Take a look at wedding cakes on the web and you’ll see just how far we’ve come from traditional slabs of iced fruitcake. That’s not to say the evolution of wedding cakes has always gone in the right direction. I found a wedding cake made into a full-sized (5-foot!), likeness of the bride; another was a 36-inch in diameter hamburger wedding cake complete with fondant replicated lettuce, onion, pickles and special sauce.
I found a cake where the bride figurine on top is holding a fishing rod and the hook is caught in the pants of the groom and the worst of all (if these aren’t bad enough), a three-tiered wedding cake where the bride figurine on top has pushed the groom off the edge and he’s resting in a pool of blood at the base of the cake – what the heck?
Ok, so besides some peoples bizarre ways to reflect their love for each other (and I’m sure the dead groom represents some sort of twisted love in the nicest way), wedding cakes were meant to bring good luck to all of the attending guests and of course, the couple. Thank goodness I found none of these bizarre examples in Ontario.
The symbolism of wedding cakes started out in Ancient Rome where unsweetened barley bread was used as the wedding food and the groom would break the piece of bread in half over his brides head symbolizing breaking of the bride’s virginity and the subsequent dominance of the groom over her. For any feminists reading this, you’re probably wondering if this story gets any better; I promise it does.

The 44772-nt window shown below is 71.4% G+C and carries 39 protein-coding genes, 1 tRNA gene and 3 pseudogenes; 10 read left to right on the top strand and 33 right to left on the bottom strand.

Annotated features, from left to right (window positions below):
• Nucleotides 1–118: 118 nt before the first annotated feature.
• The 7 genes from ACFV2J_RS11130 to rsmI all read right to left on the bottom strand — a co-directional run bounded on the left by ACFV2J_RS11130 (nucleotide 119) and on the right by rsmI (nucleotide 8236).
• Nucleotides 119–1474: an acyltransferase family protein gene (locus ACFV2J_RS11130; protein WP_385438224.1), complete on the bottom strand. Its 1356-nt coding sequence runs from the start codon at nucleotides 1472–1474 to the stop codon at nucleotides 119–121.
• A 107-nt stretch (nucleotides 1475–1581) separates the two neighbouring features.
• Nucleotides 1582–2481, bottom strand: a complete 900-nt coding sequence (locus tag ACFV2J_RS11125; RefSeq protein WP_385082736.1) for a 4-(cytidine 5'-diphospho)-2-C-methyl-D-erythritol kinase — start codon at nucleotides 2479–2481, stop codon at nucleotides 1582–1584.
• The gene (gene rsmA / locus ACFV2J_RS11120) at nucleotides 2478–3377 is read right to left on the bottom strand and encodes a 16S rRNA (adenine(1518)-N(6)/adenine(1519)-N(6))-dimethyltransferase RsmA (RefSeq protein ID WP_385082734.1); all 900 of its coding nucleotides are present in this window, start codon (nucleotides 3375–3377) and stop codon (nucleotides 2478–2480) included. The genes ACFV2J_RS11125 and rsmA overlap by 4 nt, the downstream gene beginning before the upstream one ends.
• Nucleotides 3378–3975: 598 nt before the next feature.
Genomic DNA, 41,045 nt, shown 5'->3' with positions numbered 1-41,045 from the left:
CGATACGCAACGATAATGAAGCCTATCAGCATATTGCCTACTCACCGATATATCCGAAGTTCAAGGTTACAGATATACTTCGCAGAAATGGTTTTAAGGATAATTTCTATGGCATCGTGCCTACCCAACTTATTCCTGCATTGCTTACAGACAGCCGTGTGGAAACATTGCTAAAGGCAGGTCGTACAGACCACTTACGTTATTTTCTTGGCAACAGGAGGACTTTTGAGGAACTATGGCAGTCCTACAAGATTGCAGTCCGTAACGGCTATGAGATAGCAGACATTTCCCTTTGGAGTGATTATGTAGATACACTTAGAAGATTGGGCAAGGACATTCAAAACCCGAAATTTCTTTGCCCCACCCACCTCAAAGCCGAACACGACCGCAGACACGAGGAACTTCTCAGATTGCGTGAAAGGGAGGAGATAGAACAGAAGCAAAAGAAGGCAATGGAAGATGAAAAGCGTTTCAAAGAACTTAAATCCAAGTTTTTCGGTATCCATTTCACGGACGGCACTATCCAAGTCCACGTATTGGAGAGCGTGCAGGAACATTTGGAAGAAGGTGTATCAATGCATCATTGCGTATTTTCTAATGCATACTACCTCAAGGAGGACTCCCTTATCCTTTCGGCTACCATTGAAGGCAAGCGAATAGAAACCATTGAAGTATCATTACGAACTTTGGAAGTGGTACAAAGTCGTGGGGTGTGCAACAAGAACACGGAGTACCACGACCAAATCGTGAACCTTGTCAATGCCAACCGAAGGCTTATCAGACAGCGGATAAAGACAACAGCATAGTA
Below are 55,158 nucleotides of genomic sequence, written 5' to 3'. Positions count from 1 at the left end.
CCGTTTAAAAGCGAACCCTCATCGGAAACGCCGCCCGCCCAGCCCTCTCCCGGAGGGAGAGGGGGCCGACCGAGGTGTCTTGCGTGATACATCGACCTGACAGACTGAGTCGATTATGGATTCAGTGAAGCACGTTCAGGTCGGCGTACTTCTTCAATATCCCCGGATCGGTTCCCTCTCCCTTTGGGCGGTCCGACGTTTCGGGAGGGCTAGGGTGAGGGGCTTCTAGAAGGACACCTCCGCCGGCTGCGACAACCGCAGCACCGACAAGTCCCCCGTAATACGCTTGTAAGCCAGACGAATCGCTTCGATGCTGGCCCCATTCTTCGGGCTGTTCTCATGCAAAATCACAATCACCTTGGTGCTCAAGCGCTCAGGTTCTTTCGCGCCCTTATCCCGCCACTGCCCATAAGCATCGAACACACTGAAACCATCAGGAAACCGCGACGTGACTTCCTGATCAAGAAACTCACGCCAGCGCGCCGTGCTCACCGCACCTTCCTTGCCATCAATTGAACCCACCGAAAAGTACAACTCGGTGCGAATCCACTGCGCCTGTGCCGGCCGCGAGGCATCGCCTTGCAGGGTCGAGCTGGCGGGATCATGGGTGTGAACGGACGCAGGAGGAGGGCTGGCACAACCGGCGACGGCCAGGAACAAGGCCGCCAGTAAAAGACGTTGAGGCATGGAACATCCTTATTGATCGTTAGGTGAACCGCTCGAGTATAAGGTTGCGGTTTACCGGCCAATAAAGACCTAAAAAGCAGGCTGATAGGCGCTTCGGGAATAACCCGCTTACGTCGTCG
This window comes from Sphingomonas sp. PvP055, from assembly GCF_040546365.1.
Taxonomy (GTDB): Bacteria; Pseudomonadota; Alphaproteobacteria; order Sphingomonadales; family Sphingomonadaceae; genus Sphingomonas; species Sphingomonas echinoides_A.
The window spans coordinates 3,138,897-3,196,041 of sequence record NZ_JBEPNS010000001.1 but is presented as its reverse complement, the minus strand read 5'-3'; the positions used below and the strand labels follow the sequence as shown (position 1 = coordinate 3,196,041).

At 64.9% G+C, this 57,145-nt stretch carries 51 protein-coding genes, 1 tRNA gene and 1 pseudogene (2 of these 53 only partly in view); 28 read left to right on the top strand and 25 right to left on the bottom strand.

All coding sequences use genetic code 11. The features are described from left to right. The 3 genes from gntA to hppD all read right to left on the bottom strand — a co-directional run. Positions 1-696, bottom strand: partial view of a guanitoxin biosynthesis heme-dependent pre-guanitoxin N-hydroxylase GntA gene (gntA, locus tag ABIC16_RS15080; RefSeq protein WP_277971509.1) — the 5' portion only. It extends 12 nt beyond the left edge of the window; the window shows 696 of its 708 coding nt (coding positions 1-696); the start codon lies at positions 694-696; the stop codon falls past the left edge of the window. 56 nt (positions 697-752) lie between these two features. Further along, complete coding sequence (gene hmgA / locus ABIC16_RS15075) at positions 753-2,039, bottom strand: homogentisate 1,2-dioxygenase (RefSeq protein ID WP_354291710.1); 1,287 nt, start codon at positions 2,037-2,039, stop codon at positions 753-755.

Wedding cakes are the centerpiece of a wedding ceremony and are shrouded in history, symbolism, mystery, personality and etiquette. It’s the day to honour a love you share and commit to a lifetime together. Designing your wedding cake is no cakewalk.
Like the pieces that all fit together to make a perfect puzzle, artist and pastry chef Eda Marion of Vineyard Sweets in Niagara-on-the-Lake takes many details into account when she designs personalized wedding cakes. “I get to know the bride and groom, I look at the wedding dress, the style and graphics of the invitation, the floral choices and the theme colours to design a one-of-a-kind wedding cake.”
We really have come a long way from breaking barley bread over a bride’s head. Barley bread evolved into fruitcake popularized by Queen Victoria that was replaced by the drier pound cakes of the early 1900’s (that no one liked to eat). Unfortunately, the image of dry wedding cakes lingers today. But Eda and other modern wedding cake designers assure me that todays modern cakes are light, moist, delicious and come in an endless variety of flavours that everyone will enjoy eating. Eda’s most popular cake flavours are coconut key lime and French vanilla. “The only time I do fruitcake is when Scottish grandmothers insist on it,” she laughs.